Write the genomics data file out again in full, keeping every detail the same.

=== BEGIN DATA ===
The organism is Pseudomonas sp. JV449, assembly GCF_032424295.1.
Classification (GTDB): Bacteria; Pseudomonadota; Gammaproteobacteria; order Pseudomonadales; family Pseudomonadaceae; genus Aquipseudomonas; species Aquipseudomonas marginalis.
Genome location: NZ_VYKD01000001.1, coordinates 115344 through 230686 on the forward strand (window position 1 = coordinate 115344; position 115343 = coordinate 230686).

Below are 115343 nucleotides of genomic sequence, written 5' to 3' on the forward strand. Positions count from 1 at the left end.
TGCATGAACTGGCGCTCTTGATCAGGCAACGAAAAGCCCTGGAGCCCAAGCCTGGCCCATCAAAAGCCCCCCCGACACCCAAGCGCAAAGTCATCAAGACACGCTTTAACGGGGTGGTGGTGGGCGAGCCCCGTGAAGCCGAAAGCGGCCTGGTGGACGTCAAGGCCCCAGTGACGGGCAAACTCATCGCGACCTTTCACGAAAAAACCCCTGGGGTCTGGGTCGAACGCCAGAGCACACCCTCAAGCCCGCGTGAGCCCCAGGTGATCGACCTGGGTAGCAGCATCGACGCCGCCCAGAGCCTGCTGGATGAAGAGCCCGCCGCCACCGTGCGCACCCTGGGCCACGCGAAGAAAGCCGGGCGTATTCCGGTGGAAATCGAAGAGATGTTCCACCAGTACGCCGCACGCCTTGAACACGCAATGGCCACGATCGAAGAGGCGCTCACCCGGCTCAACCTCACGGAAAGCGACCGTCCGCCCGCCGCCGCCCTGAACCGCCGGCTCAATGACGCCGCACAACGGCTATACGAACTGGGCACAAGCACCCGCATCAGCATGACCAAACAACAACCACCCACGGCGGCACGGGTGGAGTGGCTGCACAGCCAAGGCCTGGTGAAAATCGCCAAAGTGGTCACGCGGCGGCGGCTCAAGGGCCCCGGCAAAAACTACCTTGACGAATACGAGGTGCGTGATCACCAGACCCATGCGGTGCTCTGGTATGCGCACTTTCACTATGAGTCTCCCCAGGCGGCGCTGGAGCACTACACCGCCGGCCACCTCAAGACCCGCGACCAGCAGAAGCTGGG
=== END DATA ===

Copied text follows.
The organism is Pseudomonas sp. JV449, assembly GCF_032424295.1.
Classification (GTDB): Bacteria; Pseudomonadota; Gammaproteobacteria; order Pseudomonadales; family Pseudomonadaceae; genus Aquipseudomonas; species Aquipseudomonas marginalis.
Genome location: NZ_VYKD01000001.1, coordinates 115344 through 230686 on the forward strand (window position 1 = coordinate 115344; position 115343 = coordinate 230686).

Below are 115343 nucleotides of genomic sequence, written 5' to 3' on the forward strand. Positions count from 1 at the left end.
TGCATGAACTGGCGCTCTTGATCAGGCAACGAAAAGCCCTGGAGCCCAAGCCTGGCCCATCAAAAGCCCCCCCGACACCCAAGCGCAAAGTCATCAAGACACGCTTTAACGGGGTGGTGGTGGGCGAGCCCCGTGAAGCCGAAAGCGGCCTGGTGGACGTCAAGGCCCCAGTGACGGGCAAACTCATCGCGACCTTTCACGAAAAAACCCCTGGGGTCTGGGTCGAACGCCAGAGCACACCCTCAAGCCCGCGTGAGCCCCAGGTGATCGACCTGGGTAGCAGCATCGACGCCGCCCAGAGCCTGCTGGATGAAGAGCCCGCCGCCACCGTGCGCACCCTGGGCCACGCGAAGAAAGCCGGGCGTATTCCGGTGGAAATCGAAGAGATGTTCCACCAGTACGCCGCACGCCTTGAACACGCAATGGCCACGATCGAAGAGGCGCTCACCCGGCTCAACCTCACGGAAAGCGACCGTCCGCCCGCCGCCGCCCTGAACCGCCGGCTCAATGACGCCGCACAACGGCTATACGAACTGGGCACAAGCACCCGCATCAGCATGACCAAACAACAACCACCCACGGCGGCACGGGTGGAGTGGCTGCACAGCCAAGGCCTGGTGAAAATCGCCAAAGTGGTCACGCGGCGGCGGCTCAAGGGCCCCGGCAAAAACTACCTTGACGAATACGAGGTGCGTGATCACCAGACCCATGCGGTGCTCTGGTATGCGCACTTTCACTATGAGTCTCCCCAGGCGGCGCTGGAGCACTACACCGCCGGCCACCTCAAGACCCGCGACCAGCAGAAGCTGGG